Volume 582, October 2015
|Number of page(s)||8|
|Section||Catalogs and data|
|Published online||01 October 2015|
A new astrometric measurement and reduction of USNO photographic observations of Phobos and Deimos: 1967–1997⋆
1 Institut Polytechnique des Sciences Avancées IPSA, 11–15 rue Maurice Grandcoing, 94200 Ivry-sur-Seine, France
2 Institut de Mécanique Céleste et de Calcul des Éphémérides IMCCE, Paris observatory, UPMC, Univ. Lille 1, CNRS, 77 Av. Denfert-Rochereau, 75014 Paris, France
3 United States Naval Observatory USNO, 3458 Massachusetts Ave NW, Washington, DC 20392, USA
4 Technische Universität Berlin TUB, Department of Geodesy and Geoinformation Science, Strasse des 17. Juni 135, 10623 Berlin, Germany
5 Royal Observatory of Belgium ROB, avenue Circulaire 3, 1180 Uccle, Belgique
Received: 16 July 2015
Accepted: 9 August 2015
Context. Accurate positional measurements of planets and satellites are used to improve our knowledge of both their orbits and their dynamics and to infer the accuracy of the planet and satellite ephemerides.
Aims. In the framework of the European FP7 ESPaCE program, we provide the positions of Mars, Phobos, and Deimos taken with the US Naval Observatory 61-inch astrometric reflector and 26-inch refractor from 1967 to 1997.
Methods. Four hundred twenty five astrophotographic plates were measured with the digitizer of the Royal Observatory of Belgium and reduced through an optimal process that includes image, instrumental, and spherical corrections using the UCAC4 catalog to provide the most accurate equatorial (RA, Dec) positions.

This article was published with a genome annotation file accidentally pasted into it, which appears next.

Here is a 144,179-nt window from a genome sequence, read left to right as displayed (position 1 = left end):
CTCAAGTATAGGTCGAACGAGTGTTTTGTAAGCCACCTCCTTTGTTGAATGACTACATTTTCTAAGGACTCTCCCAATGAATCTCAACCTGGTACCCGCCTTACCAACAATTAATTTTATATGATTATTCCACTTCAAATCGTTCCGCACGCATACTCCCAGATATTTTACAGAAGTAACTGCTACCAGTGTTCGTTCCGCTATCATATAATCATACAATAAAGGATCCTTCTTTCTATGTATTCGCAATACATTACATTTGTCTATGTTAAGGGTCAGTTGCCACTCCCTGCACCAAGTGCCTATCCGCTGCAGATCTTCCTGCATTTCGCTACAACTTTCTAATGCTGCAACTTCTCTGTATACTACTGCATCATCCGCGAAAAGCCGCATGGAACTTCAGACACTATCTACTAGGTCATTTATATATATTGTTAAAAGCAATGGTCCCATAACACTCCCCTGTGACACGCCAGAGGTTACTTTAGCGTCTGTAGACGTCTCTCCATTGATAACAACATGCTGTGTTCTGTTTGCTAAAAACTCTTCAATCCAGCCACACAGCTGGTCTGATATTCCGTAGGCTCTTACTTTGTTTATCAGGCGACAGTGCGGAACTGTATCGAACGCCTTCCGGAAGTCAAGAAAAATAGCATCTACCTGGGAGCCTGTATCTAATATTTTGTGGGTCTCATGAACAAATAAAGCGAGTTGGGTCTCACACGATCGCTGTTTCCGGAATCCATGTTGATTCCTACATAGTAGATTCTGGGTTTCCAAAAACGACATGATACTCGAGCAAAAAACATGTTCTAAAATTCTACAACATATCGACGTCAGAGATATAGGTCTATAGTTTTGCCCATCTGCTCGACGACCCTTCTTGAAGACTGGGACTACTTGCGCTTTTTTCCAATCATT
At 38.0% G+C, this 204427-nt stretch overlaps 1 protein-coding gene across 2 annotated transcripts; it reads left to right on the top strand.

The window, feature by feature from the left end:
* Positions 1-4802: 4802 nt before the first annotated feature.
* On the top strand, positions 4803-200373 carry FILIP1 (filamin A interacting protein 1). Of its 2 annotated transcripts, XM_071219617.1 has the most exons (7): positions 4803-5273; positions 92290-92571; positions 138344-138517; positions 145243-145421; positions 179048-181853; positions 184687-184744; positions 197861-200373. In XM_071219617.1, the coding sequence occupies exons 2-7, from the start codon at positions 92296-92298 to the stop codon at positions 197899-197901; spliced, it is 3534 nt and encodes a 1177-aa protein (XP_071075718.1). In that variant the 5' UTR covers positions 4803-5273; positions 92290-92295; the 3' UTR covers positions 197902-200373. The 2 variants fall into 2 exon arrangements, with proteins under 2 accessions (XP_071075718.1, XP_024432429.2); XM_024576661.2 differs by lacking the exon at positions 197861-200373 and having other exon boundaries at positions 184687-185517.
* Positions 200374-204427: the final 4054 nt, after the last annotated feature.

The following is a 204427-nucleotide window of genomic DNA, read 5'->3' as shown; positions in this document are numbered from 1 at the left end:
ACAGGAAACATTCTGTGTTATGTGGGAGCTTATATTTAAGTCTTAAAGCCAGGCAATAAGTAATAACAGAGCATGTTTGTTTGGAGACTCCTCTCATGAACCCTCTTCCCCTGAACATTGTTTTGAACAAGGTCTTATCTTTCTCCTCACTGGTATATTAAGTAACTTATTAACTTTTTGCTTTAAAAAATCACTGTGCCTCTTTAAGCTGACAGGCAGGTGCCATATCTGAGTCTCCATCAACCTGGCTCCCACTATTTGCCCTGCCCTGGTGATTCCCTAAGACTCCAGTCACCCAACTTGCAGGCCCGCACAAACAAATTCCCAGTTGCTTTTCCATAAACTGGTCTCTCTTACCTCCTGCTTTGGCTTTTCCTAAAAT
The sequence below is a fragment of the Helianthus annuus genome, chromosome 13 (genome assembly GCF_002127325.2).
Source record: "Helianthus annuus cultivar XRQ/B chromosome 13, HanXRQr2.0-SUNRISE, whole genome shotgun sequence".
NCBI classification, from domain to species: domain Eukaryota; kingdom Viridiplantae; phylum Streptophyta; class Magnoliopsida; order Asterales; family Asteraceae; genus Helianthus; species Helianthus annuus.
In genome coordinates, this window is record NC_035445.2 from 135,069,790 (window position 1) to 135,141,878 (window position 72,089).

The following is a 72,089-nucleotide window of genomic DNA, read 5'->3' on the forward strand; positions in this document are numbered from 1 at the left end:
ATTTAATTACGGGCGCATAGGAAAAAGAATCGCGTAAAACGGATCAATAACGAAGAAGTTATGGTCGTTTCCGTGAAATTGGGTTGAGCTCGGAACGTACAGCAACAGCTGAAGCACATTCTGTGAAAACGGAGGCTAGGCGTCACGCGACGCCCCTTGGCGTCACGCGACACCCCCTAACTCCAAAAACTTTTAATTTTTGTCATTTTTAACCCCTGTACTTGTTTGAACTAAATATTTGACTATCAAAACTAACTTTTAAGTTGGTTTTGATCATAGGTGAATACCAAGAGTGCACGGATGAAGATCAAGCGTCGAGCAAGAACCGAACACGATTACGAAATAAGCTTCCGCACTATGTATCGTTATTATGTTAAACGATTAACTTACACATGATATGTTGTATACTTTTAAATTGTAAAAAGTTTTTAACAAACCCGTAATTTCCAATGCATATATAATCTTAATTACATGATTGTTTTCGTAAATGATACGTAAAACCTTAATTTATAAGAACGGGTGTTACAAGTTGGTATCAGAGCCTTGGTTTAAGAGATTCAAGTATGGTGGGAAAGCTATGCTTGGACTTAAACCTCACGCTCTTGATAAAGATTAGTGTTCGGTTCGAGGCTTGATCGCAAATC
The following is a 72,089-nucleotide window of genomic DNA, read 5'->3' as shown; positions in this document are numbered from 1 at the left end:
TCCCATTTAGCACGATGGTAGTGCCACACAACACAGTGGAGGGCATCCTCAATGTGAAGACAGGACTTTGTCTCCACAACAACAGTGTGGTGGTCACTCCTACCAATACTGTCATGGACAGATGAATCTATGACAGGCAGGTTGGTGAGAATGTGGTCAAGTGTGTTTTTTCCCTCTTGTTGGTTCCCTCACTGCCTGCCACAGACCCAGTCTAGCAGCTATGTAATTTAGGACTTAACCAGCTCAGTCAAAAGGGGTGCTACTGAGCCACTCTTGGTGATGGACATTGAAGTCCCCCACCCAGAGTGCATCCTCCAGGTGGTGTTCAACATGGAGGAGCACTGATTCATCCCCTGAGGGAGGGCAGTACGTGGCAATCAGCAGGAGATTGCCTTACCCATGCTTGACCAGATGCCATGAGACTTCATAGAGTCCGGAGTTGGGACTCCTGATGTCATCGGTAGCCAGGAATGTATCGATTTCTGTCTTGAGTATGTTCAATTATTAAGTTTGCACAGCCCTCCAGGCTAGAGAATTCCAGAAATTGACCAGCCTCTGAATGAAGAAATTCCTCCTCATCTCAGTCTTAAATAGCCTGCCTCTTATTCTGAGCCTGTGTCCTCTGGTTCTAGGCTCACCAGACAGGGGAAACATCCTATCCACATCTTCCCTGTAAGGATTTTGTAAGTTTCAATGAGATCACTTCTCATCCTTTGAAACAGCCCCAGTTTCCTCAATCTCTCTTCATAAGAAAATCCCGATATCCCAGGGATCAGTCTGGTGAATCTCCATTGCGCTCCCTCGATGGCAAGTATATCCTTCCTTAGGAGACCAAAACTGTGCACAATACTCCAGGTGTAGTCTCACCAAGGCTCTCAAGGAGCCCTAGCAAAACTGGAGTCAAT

Results. We compared the observed positions of the planet Mars and its satellites with the theoretical positions from INPOP13c and DE430 planetary ephemerides and from NOE MarsSatV1_0 and MAR097 satellite ephemerides. The rms residuals in RA and Dec of one position are less than 62 mas or about 20 km at the opposition of Mars. The rms intersatellite residuals in RA and Dec of one position are less than 40 mas or about 13 km at Mars. This accuracy is comparable to the most recent CCD observations. We also fitted the NOE model to the new computed positions and compared the orbital evolution of Phobos and Deimos with those derived from the same model, but only fitted to spacecraft data. Our results show that astrophotographic plate data can now compete with those of old spacecraft.
Key words: astrometry / ephemerides / planets and satellites: individual: Phobos / planets and satellites: individual: Deimos
Full Table 2 and Tables of the XY positions of the satellites and their references are available in electronic form at the CDS via anonymous ftp to cdsarc.u-strasbg.fr (188.8.131.52) or via http://cdsarc.u-strasbg.fr/viz-bin/qcat?J/A+A/582/A36, and at the Natural Satellites Data Center service of IMCCE via http://www.imcce.fr/nsdc/
© ESO, 2015
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